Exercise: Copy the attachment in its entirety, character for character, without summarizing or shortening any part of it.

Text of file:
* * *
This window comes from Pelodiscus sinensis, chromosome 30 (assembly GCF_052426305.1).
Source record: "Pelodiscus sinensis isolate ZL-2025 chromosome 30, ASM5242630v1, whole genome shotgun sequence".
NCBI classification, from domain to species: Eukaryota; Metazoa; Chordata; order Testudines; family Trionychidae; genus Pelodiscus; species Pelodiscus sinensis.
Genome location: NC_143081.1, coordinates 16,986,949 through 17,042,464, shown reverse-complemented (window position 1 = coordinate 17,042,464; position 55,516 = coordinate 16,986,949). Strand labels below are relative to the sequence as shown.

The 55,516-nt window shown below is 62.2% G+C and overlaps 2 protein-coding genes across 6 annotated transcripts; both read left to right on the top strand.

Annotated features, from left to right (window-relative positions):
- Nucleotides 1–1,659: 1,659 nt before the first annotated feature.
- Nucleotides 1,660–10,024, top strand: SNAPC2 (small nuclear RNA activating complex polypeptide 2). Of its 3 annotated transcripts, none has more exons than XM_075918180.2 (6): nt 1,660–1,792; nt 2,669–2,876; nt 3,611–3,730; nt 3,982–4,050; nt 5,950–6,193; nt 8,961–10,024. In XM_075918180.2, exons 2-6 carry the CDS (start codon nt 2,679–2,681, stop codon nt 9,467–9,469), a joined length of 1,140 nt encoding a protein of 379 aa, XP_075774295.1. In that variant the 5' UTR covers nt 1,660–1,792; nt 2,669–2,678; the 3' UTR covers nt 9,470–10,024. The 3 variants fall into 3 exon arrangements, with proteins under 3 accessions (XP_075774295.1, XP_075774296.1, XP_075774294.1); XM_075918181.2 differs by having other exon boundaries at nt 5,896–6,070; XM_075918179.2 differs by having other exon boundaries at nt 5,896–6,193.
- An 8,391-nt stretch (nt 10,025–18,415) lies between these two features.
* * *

This window comes from Pelodiscus sinensis, chromosome 30 (assembly GCF_052426305.1).
Source record: "Pelodiscus sinensis isolate ZL-2025 chromosome 30, ASM5242630v1, whole genome shotgun sequence".
NCBI classification, from domain to species: Eukaryota; Metazoa; Chordata; order Testudines; family Trionychidae; genus Pelodiscus; species Pelodiscus sinensis.
Genome location: NC_143081.1, coordinates 16,986,949 through 17,042,464, shown reverse-complemented (window position 1 = coordinate 17,042,464; position 55,516 = coordinate 16,986,949). Strand labels below are relative to the sequence as shown.

The 55,516-nt window shown below is 62.2% G+C and overlaps 2 protein-coding genes across 6 annotated transcripts; both read left to right on the top strand.

Annotated features, from left to right (window-relative positions):
- Nucleotides 1–1,659: 1,659 nt before the first annotated feature.
- Nucleotides 1,660–10,024, top strand: SNAPC2 (small nuclear RNA activating complex polypeptide 2). Of its 3 annotated transcripts, none has more exons than XM_075918180.2 (6): nt 1,660–1,792; nt 2,669–2,876; nt 3,611–3,730; nt 3,982–4,050; nt 5,950–6,193; nt 8,961–10,024. In XM_075918180.2, exons 2-6 carry the CDS (start codon nt 2,679–2,681, stop codon nt 9,467–9,469), a joined length of 1,140 nt encoding a protein of 379 aa, XP_075774295.1. In that variant the 5' UTR covers nt 1,660–1,792; nt 2,669–2,678; the 3' UTR covers nt 9,470–10,024. The 3 variants fall into 3 exon arrangements, with proteins under 3 accessions (XP_075774295.1, XP_075774296.1, XP_075774294.1); XM_075918181.2 differs by having other exon boundaries at nt 5,896–6,070; XM_075918179.2 differs by having other exon boundaries at nt 5,896–6,193.
- An 8,391-nt stretch (nt 10,025–18,415) lies between these two features.